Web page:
be reached, but well-informed men in the country think differently. A suitable mounted force would be required, and it can be done. At least their cannon can be taken, and they are a "tower of strength" to them in their moral effect on the community.
You may consider much that I have written impertinent. I can only say I have not so intended it. I have felt that in the multitude of your cares there were many facts of which you were not aware. The work to be done in Missouri I consider far more delicate and difficult to do well than if it were a State in open hostility to the Government. I shall call attention to a few points on our road, and I have done. At Hannibal are all our repair shops and a large part of our engines and rolling stock. If these were destroyed it would greatly cripple the road. The destruction of the South River Bridge, between Hannibal and Palmyra, would cut us off from there and produce nearly the same effect. This bridge is one-fourth of a mile long and sixty feet high. The bridges at Chariton and Grand River are important, and would seriously embarrass the operations of the road if they were destroyed. No other bridge would delay trains more than a few days if destroyed. I think these bridges and Hannibal should be guarded. There are especial reasons for an attack on Hannibal. I am confident the rebels can bring a force of 2,000 men if they choose. There are only between 300 and 400 Home Guards to protect it. If attacked, we are determined to whip the enemy, but it is not prudent, as it is the key to the whole route, and it must be the only reliable route for communication and transportation to all the country west from now until next spring.
Begging pardon for this trespass on your time, I am, very respectfully, your obedient servant,
J. T. K. HAYWARD.
HEADQUARTERS DISTRICT NORTH MISSOURI,
Saint Louis, August 10, 1861.
Colonel CYRUS BUSSEY, Commanding Regiment Iowa Cavalry:
SIR: I inclose herewith copies of printed order to regulate the policy to be pursued by any forces serving in the District of North Missouri. You will please concentrate your regiment as rapidly as possible, with such arms for their use as you can in any way procure. So soon as they are thus concentrated you will enter the State of Missouri with your whole force, and march slowly through the several counties of Clarke, Lewis, Scotland, Adair, and Shelby, occupying in turn the county seats of each long enough to restore peace and to appoint the committees of public safety specified in the order. These committees will consist of not less than five persons, three if possible to be secessionists and men of property and standing. You will notify each of his appointment by official letter, and receive no excuse from any of them against serving. You will read and carefully explain to them the special order and the responsibilities they as well as their people incur under it, and impress upon them the certainty of the immediate execution of every penalty specified for breach of the peace among them. Make public their names everywhere and report them to me. Distribute the printed order along the line of march, calling the special attention of the people to it.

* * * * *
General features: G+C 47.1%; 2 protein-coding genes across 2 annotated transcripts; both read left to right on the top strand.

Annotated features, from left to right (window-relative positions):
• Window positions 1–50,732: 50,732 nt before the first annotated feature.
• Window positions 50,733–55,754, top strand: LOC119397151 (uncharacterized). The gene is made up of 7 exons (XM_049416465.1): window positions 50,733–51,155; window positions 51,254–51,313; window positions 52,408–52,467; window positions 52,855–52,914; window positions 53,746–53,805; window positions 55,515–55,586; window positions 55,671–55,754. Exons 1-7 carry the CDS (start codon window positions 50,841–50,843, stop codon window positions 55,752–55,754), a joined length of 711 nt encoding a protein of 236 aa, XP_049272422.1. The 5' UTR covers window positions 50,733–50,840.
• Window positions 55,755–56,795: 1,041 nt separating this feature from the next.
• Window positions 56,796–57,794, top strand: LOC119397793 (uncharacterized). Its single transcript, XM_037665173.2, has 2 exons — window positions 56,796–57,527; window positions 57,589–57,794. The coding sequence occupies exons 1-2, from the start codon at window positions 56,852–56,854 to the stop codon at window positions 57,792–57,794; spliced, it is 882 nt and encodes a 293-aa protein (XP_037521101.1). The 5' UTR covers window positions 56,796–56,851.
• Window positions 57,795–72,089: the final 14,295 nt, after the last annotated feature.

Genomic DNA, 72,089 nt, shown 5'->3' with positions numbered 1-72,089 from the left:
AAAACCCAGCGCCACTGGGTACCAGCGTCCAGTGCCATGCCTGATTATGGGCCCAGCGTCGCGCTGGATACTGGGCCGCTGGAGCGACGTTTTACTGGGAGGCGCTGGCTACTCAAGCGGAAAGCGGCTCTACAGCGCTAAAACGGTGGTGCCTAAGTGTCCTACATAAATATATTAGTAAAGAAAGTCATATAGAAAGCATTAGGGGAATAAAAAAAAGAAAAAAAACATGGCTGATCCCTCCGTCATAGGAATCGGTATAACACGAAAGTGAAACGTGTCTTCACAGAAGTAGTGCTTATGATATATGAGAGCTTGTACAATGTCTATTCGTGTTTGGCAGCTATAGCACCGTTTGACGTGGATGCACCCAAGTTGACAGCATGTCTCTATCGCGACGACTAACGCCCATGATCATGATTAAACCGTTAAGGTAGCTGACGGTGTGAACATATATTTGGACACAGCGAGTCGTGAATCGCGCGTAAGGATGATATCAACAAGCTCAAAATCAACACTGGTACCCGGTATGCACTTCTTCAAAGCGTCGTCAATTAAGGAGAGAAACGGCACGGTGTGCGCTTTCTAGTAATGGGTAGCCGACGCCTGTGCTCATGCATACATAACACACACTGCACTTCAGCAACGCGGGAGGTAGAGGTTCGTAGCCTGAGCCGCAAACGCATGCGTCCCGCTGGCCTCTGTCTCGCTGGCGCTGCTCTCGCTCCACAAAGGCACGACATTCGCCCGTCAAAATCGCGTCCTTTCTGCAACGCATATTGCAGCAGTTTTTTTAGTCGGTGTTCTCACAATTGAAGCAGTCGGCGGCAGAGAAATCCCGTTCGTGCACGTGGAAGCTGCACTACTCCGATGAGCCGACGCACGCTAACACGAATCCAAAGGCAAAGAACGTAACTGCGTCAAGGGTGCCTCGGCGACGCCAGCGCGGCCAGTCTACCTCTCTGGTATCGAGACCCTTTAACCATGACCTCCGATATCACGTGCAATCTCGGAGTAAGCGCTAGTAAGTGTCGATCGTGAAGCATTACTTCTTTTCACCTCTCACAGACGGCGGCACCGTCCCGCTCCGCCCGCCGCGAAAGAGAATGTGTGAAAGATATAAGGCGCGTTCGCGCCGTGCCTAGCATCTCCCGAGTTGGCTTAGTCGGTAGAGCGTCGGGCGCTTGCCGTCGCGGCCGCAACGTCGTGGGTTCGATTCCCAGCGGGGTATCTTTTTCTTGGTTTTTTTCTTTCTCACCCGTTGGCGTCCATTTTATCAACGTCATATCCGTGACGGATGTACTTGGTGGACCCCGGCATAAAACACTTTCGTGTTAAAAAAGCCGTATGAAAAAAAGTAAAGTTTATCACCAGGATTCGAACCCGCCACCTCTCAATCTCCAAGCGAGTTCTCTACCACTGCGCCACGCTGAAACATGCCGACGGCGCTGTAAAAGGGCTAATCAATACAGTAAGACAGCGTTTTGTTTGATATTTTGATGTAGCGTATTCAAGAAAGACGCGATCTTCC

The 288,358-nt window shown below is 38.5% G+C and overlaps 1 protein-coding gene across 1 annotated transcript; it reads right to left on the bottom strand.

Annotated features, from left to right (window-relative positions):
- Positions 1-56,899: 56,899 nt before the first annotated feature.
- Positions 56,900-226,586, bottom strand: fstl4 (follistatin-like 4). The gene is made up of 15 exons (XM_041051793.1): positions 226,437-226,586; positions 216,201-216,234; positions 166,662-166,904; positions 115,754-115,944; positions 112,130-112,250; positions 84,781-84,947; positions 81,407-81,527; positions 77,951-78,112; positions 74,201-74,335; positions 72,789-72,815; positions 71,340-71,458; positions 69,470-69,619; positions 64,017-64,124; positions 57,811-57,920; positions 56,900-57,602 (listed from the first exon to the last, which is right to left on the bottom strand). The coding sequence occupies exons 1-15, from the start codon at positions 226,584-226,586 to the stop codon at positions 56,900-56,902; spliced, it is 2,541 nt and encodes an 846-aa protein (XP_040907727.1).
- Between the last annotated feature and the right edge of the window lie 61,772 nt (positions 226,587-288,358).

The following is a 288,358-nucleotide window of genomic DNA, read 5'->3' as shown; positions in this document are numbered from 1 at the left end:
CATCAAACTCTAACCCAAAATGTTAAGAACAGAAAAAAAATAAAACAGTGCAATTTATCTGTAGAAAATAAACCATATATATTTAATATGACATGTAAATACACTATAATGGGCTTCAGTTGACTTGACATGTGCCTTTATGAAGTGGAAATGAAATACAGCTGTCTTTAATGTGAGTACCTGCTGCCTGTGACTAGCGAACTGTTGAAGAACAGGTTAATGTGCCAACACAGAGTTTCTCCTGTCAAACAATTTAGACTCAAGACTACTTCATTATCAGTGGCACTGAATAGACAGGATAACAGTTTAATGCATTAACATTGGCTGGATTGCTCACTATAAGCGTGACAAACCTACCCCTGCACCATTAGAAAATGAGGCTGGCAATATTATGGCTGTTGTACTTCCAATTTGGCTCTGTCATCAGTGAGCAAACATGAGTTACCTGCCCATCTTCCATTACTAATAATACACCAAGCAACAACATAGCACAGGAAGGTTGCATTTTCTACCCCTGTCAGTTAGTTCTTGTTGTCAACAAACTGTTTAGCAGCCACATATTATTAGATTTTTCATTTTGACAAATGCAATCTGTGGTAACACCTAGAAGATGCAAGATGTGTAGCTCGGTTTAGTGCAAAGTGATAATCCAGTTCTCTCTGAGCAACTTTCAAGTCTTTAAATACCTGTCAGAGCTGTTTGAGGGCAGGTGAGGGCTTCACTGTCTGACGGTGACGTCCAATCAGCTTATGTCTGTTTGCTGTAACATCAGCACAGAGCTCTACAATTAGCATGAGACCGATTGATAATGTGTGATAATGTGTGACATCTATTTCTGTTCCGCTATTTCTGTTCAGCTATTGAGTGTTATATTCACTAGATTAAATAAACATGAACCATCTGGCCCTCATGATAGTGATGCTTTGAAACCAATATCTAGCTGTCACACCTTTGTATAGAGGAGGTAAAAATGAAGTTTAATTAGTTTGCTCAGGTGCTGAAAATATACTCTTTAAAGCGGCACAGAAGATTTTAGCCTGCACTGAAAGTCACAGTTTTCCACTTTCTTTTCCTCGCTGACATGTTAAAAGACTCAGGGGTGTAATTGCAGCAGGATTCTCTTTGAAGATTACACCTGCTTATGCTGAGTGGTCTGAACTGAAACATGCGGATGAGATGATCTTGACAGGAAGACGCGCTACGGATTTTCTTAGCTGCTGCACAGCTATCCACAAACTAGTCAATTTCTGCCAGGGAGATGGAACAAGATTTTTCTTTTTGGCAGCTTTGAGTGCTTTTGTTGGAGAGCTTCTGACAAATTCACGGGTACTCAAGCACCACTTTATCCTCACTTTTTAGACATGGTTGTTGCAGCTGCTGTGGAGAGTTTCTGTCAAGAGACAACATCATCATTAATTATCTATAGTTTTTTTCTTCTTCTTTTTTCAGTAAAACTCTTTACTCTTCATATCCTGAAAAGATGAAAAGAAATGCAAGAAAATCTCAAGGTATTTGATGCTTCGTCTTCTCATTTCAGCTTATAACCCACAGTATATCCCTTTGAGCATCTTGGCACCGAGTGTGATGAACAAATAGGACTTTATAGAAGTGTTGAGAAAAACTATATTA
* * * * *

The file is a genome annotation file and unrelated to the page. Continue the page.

If armed bodies of men are authentically reported to you, march upon and disperse them, sending all prisoners taken in arms to this place for trial. Assume the command of all the Home Guards or other armed bodies serving in your region on the behalf of the United States or for